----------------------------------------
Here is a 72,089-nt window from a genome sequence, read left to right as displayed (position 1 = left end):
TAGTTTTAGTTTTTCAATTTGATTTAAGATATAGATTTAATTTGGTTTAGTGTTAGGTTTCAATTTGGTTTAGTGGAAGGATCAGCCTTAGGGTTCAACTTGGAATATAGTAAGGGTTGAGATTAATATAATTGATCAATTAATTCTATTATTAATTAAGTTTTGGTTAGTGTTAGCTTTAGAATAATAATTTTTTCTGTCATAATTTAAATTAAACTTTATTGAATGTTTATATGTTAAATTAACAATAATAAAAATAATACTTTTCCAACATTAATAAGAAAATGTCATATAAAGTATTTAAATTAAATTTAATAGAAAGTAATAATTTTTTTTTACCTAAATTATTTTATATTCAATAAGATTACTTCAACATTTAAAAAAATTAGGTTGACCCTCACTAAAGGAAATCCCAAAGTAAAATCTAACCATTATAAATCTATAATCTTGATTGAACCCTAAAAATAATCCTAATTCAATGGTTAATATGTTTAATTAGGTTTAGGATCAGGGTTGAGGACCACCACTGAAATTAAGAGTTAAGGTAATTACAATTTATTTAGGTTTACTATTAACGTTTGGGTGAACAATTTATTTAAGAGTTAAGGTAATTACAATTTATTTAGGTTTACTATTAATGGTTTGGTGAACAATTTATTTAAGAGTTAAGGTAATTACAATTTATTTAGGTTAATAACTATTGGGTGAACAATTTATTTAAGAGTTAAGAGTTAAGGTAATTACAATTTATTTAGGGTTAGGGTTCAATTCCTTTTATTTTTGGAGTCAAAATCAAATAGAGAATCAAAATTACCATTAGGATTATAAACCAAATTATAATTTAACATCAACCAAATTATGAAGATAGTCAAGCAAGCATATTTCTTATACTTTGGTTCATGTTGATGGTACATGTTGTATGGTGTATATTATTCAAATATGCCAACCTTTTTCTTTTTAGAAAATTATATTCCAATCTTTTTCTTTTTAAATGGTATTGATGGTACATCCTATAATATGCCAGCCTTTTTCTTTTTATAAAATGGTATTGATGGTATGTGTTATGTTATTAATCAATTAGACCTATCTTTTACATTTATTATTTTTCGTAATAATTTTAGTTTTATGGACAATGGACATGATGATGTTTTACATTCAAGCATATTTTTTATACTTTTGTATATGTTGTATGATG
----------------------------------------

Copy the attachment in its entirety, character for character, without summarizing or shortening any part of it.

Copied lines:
Here is a 72,089-nt window from a genome sequence, read left to right as displayed (position 1 = left end):
TAGTTTTAGTTTTTCAATTTGATTTAAGATATAGATTTAATTTGGTTTAGTGTTAGGTTTCAATTTGGTTTAGTGGAAGGATCAGCCTTAGGGTTCAACTTGGAATATAGTAAGGGTTGAGATTAATATAATTGATCAATTAATTCTATTATTAATTAAGTTTTGGTTAGTGTTAGCTTTAGAATAATAATTTTTTCTGTCATAATTTAAATTAAACTTTATTGAATGTTTATATGTTAAATTAACAATAATAAAAATAATACTTTTCCAACATTAATAAGAAAATGTCATATAAAGTATTTAAATTAAATTTAATAGAAAGTAATAATTTTTTTTTACCTAAATTATTTTATATTCAATAAGATTACTTCAACATTTAAAAAAATTAGGTTGACCCTCACTAAAGGAAATCCCAAAGTAAAATCTAACCATTATAAATCTATAATCTTGATTGAACCCTAAAAATAATCCTAATTCAATGGTTAATATGTTTAATTAGGTTTAGGATCAGGGTTGAGGACCACCACTGAAATTAAGAGTTAAGGTAATTACAATTTATTTAGGTTTACTATTAACGTTTGGGTGAACAATTTATTTAAGAGTTAAGGTAATTACAATTTATTTAGGTTTACTATTAATGGTTTGGTGAACAATTTATTTAAGAGTTAAGGTAATTACAATTTATTTAGGTTAATAACTATTGGGTGAACAATTTATTTAAGAGTTAAGAGTTAAGGTAATTACAATTTATTTAGGGTTAGGGTTCAATTCCTTTTATTTTTGGAGTCAAAATCAAATAGAGAATCAAAATTACCATTAGGATTATAAACCAAATTATAATTTAACATCAACCAAATTATGAAGATAGTCAAGCAAGCATATTTCTTATACTTTGGTTCATGTTGATGGTACATGTTGTATGGTGTATATTATTCAAATATGCCAACCTTTTTCTTTTTAGAAAATTATATTCCAATCTTTTTCTTTTTAAATGGTATTGATGGTACATCCTATAATATGCCAGCCTTTTTCTTTTTATAAAATGGTATTGATGGTATGTGTTATGTTATTAATCAATTAGACCTATCTTTTACATTTATTATTTTTCGTAATAATTTTAGTTTTATGGACAATGGACATGATGATGTTTTACATTCAAGCATATTTTTTATACTTTTGTATATGTTGTATGATG